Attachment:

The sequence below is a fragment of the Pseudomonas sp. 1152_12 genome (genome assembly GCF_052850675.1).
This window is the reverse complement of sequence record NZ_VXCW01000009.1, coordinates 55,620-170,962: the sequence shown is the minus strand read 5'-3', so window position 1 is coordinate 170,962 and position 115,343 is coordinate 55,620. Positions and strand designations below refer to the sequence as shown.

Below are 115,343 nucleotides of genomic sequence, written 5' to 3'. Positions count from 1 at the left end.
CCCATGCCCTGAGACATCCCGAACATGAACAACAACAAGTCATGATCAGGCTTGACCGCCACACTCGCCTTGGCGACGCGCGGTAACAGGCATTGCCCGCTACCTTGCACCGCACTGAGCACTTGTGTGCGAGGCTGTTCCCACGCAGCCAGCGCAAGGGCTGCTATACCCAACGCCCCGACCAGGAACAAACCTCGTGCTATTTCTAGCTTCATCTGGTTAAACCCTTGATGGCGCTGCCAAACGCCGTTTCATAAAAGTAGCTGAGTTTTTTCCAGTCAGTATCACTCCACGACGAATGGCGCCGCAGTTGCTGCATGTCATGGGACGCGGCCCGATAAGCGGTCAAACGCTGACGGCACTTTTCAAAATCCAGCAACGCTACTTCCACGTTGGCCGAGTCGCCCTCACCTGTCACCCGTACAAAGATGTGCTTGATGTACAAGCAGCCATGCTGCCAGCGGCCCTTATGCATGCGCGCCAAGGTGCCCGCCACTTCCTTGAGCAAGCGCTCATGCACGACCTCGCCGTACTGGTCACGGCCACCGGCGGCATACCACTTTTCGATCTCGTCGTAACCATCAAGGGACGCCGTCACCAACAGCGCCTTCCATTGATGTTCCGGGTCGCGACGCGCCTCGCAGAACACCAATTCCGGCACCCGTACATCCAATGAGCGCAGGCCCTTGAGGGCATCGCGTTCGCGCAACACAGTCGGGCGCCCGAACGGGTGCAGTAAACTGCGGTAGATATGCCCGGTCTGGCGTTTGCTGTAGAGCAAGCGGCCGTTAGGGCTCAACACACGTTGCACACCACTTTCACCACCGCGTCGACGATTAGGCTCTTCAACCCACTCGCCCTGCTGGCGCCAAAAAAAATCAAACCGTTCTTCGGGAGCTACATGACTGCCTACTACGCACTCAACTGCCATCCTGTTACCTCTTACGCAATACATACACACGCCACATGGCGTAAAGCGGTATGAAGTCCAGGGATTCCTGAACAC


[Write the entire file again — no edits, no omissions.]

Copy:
The sequence below is a fragment of the Pseudomonas sp. 1152_12 genome (genome assembly GCF_052850675.1).
This window is the reverse complement of sequence record NZ_VXCW01000009.1, coordinates 55,620-170,962: the sequence shown is the minus strand read 5'-3', so window position 1 is coordinate 170,962 and position 115,343 is coordinate 55,620. Positions and strand designations below refer to the sequence as shown.

Below are 115,343 nucleotides of genomic sequence, written 5' to 3'. Positions count from 1 at the left end.
CCCATGCCCTGAGACATCCCGAACATGAACAACAACAAGTCATGATCAGGCTTGACCGCCACACTCGCCTTGGCGACGCGCGGTAACAGGCATTGCCCGCTACCTTGCACCGCACTGAGCACTTGTGTGCGAGGCTGTTCCCACGCAGCCAGCGCAAGGGCTGCTATACCCAACGCCCCGACCAGGAACAAACCTCGTGCTATTTCTAGCTTCATCTGGTTAAACCCTTGATGGCGCTGCCAAACGCCGTTTCATAAAAGTAGCTGAGTTTTTTCCAGTCAGTATCACTCCACGACGAATGGCGCCGCAGTTGCTGCATGTCATGGGACGCGGCCCGATAAGCGGTCAAACGCTGACGGCACTTTTCAAAATCCAGCAACGCTACTTCCACGTTGGCCGAGTCGCCCTCACCTGTCACCCGTACAAAGATGTGCTTGATGTACAAGCAGCCATGCTGCCAGCGGCCCTTATGCATGCGCGCCAAGGTGCCCGCCACTTCCTTGAGCAAGCGCTCATGCACGACCTCGCCGTACTGGTCACGGCCACCGGCGGCATACCACTTTTCGATCTCGTCGTAACCATCAAGGGACGCCGTCACCAACAGCGCCTTCCATTGATGTTCCGGGTCGCGACGCGCCTCGCAGAACACCAATTCCGGCACCCGTACATCCAATGAGCGCAGGCCCTTGAGGGCATCGCGTTCGCGCAACACAGTCGGGCGCCCGAACGGGTGCAGTAAACTGCGGTAGATATGCCCGGTCTGGCGTTTGCTGTAGAGCAAGCGGCCGTTAGGGCTCAACACACGTTGCACACCACTTTCACCACCGCGTCGACGATTAGGCTCTTCAACCCACTCGCCCTGCTGGCGCCAAAAAAAATCAAACCGTTCTTCGGGAGCTACATGACTGCCTACTACGCACTCAACTGCCATCCTGTTACCTCTTACGCAATACATACACACGCCACATGGCGTAAAGCGGTATGAAGTCCAGGGATTCCTGAACAC